Water in Mining

Water in Mining

Why Mining needs Water & How is Water Used

Water plays an important role in most mining and extractive processes. Understanding the main uses of water, the quantity and quality of water that arc required for each use, and the water losses associated with each use are the first steps in making decisions on how to best manage water at mining operations.

Water usage and the resulting mass balance vary depending on the type of mining and mineral processing used for the operation. For example, an underground mine will typically be required to deal with more groundwater inflows than an open pit mine. An example of varied mass balance occurs in hydrometallurgical processing, which will typically result in water laden with higher concentrations of soluble metals than an operation ending at the concentrator. The main water uses in mining operations, listed in order of typical quantities, include the following:

  • Conveyance of the ore or wastes (slurries or suspensions)
  • Mineral processing and separation (grinding, flotation, gravity separation, leaching, hydrometallurgy)
  • Mineral extraction (hydraulic or solution mining)
  • Cooling
  • Dust suppression
  • Washing of equipment
  • Dewatering
  • Human use and consumption

The conveyance of ore and wastes in the form of slurries or suspensions is typically the largest water demand at a mine. Tailings disposal, in particular, can require a significant volume of water and can result in losses of large volumes of water. In conventional or slurry tailings disposal, tailings are sent to an impoundment area with approximately 50% water by volume (±10%) in the conveyed slurry. Some of the water used to transport tailings can be recycled from reclaim ponds in the railings basin. However, over time, constituents can build up within the water, resulting in decreasing water quality for the operation. Some of the water used for tailings transport can be lost to evaporation within the impoundment, infiltration or seepage through the impoundment, and permanent storage in the voids between the tailings particles. Methods of tailings disposal are available that use substantially less water, such as thickened tailings, paste tailings, dry tailings, and cemented tailings, but these methods typically have significantly different capital and operating costs that need to be considered.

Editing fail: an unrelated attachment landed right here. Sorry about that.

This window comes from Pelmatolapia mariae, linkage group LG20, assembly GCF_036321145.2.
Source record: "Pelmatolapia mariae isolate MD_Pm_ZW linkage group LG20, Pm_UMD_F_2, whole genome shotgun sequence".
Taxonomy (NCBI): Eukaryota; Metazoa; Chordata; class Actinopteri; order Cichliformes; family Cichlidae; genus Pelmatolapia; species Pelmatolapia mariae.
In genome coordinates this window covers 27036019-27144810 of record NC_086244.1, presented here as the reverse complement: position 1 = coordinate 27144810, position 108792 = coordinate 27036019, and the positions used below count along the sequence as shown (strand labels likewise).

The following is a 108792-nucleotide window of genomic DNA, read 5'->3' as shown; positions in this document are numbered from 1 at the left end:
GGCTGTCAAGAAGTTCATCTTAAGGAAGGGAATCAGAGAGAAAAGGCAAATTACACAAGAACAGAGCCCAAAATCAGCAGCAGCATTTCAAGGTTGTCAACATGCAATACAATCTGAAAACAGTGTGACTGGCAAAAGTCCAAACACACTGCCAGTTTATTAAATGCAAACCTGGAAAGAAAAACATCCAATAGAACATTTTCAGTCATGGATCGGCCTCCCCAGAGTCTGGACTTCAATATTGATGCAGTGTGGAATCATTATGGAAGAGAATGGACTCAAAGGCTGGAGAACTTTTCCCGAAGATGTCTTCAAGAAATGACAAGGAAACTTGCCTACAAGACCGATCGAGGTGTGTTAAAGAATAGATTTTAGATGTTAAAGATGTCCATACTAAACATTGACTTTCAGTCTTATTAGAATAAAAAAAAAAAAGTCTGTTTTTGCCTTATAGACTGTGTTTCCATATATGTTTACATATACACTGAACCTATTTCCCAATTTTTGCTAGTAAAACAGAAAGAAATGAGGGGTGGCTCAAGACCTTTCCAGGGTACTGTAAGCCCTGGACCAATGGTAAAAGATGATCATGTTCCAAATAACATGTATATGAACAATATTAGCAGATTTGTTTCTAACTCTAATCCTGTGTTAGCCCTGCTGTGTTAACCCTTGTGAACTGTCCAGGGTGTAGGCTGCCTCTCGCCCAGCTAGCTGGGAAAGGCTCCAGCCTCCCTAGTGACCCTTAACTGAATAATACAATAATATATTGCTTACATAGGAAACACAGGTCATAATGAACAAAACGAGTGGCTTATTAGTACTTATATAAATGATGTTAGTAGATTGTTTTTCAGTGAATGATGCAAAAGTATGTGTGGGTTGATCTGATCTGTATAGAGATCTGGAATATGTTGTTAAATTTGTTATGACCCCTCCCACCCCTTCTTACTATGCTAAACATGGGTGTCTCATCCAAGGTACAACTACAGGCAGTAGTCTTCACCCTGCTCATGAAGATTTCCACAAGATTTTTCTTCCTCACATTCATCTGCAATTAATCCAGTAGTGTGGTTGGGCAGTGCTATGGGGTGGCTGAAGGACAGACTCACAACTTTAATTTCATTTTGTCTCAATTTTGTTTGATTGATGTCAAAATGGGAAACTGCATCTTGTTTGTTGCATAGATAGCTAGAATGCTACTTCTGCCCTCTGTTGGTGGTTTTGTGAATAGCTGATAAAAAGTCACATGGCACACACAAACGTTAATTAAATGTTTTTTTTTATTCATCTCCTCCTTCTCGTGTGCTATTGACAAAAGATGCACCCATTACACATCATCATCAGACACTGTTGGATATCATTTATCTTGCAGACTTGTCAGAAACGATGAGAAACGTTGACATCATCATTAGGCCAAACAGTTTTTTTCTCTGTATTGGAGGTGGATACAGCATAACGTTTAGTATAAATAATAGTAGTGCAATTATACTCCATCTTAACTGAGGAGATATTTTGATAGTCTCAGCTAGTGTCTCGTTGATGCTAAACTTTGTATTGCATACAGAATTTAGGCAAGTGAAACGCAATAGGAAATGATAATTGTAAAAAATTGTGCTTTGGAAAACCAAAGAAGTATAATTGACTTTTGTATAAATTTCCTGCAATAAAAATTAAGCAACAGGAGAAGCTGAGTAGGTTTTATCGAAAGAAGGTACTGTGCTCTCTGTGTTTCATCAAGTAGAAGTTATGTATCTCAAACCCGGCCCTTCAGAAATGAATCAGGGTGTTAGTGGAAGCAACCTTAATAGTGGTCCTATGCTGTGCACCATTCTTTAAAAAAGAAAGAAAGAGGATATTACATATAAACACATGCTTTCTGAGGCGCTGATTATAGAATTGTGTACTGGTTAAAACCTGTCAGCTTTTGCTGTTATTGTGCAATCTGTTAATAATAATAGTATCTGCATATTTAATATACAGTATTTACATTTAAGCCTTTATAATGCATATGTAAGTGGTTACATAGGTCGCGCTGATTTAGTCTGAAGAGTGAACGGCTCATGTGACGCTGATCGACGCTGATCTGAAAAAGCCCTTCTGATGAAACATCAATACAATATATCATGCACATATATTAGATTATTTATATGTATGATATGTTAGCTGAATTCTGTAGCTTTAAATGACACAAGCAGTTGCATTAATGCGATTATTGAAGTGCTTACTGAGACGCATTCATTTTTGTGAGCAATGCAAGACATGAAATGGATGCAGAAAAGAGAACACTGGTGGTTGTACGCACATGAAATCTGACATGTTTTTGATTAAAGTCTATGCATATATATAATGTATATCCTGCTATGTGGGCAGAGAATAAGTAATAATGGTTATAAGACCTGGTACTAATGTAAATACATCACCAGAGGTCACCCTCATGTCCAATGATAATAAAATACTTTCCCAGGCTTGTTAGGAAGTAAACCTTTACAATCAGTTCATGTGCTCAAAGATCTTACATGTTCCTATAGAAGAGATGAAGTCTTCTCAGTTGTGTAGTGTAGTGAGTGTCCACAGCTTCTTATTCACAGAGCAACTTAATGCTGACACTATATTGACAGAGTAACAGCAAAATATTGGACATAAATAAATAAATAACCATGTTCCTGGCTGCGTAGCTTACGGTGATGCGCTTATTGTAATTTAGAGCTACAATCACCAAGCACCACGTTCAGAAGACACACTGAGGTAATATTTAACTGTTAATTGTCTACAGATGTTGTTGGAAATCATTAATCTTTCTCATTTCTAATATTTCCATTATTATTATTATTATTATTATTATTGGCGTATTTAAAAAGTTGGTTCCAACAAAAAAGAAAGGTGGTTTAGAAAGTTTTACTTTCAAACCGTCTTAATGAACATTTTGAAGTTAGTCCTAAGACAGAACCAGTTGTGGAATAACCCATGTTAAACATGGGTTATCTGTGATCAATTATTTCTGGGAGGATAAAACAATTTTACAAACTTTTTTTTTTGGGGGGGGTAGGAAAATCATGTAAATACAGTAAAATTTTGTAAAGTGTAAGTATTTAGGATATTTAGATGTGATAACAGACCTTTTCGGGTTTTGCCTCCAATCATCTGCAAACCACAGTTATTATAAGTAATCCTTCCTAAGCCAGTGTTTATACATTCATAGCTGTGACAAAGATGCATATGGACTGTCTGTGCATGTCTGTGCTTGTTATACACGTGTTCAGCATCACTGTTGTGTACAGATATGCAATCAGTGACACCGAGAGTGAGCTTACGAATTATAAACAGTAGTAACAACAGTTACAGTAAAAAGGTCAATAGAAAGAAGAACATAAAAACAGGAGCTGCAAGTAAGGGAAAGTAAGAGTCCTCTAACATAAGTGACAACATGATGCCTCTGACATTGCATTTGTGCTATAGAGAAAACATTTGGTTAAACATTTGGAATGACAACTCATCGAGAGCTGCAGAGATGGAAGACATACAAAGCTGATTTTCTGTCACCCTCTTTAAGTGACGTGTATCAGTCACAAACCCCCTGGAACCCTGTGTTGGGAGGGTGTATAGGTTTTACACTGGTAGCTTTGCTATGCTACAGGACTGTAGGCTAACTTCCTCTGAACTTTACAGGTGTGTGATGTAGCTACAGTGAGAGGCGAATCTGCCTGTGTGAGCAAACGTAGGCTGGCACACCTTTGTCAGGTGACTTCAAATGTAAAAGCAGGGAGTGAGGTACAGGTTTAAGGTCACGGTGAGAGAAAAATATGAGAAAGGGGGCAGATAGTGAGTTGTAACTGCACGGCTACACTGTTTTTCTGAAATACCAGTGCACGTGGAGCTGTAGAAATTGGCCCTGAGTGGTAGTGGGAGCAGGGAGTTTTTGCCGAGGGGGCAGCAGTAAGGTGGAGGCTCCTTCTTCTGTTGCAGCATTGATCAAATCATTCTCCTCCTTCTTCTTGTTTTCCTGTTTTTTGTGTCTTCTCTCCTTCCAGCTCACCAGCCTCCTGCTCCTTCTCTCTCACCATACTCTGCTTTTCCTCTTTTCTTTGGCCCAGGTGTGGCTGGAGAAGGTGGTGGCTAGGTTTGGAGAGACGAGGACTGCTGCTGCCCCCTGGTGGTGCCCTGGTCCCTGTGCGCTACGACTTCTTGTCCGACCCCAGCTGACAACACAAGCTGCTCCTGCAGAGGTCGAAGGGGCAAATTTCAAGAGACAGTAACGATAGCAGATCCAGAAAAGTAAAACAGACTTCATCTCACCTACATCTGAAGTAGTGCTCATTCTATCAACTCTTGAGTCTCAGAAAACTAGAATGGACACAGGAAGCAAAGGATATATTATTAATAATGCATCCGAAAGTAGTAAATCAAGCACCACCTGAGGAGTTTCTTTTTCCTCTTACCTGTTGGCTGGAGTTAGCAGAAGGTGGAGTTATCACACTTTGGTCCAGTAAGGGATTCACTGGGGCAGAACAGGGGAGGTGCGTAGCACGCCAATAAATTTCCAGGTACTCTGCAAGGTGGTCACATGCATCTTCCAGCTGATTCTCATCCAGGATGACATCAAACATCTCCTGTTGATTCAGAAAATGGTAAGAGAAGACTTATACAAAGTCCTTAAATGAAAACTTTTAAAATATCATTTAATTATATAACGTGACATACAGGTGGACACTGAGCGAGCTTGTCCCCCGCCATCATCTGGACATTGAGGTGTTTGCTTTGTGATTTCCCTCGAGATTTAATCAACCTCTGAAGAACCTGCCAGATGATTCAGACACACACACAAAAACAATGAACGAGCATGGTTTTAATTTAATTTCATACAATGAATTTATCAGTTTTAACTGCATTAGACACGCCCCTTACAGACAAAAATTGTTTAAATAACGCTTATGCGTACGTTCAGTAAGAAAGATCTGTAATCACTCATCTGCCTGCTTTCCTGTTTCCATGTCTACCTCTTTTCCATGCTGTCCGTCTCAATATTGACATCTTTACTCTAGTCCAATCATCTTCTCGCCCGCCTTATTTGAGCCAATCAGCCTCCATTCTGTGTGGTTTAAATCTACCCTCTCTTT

Mineral processing uses water during several steps in its procedure to separate the ore from the gangue and to produce concentrates. This is typically the second highest water demand at a mine. Grinding, flotation, leaching, and hydrometallurgy are the main water users in typical mineral processing; however, the water used in these processes can often be captured and reused. The use of recycled water in mine processes results in a buildup of constituents within the water, which causes a decrease in water quality over time. Reuse of low-quality water without some treatment or dilution can lead to scaling or corrosive water. The flotation and leaching processes can be adjusted to use this lower-quality water, or other low-quality water such as seawater, brackish water, or saline groundwater, without prior treatment. However, many mineral processing steps require high-quality water, and water treatment plants are becoming a required process for mines around the world. Water losses in mineral processing can be due to evaporation from heap leach piles or ore drying, or moisture retention in the concentrate or other end products. For an in-depth description of the amount of water used for each step of the mineral processing circuit, including a breakdown of varying ore types.

Compared to mineral processing and ore or waste conveyance, there is relatively little water used in mineral extraction. Exceptions are hydraulic mining and solution mining, both of which are specialized practices for a mining operation. Hydraulic mining is the process of using jets of high-pressured water to cut through the waste rock or sediments to get to the ore body. This type of mining has been used for centuries and is still employed in underground coal mining operations.

Solution mining, also referred to as in-situ leaching or in-situ recovery, is the process of recovering soluble minerals such as uranium and sometimes copper by leaching the metals in place, typically through boreholes drilled to the mineral deposit. This type of mining is most commonly used for uranium deposits. As of 2010, solution mining accounted for 41% of the world’s uranium extraction.

Cooling, equipment washing, and human use require relatively little water (compared to uses such as railings transport and mineral processing), bur they usually result in permanent water losses because typically, no recycling options exist for these water uses. The four main losses of water at any mine are usually associated with evaporation (ponds, wetted surfaces), cooling (machines, products), storage of materials (within the tailings voids), and dust control.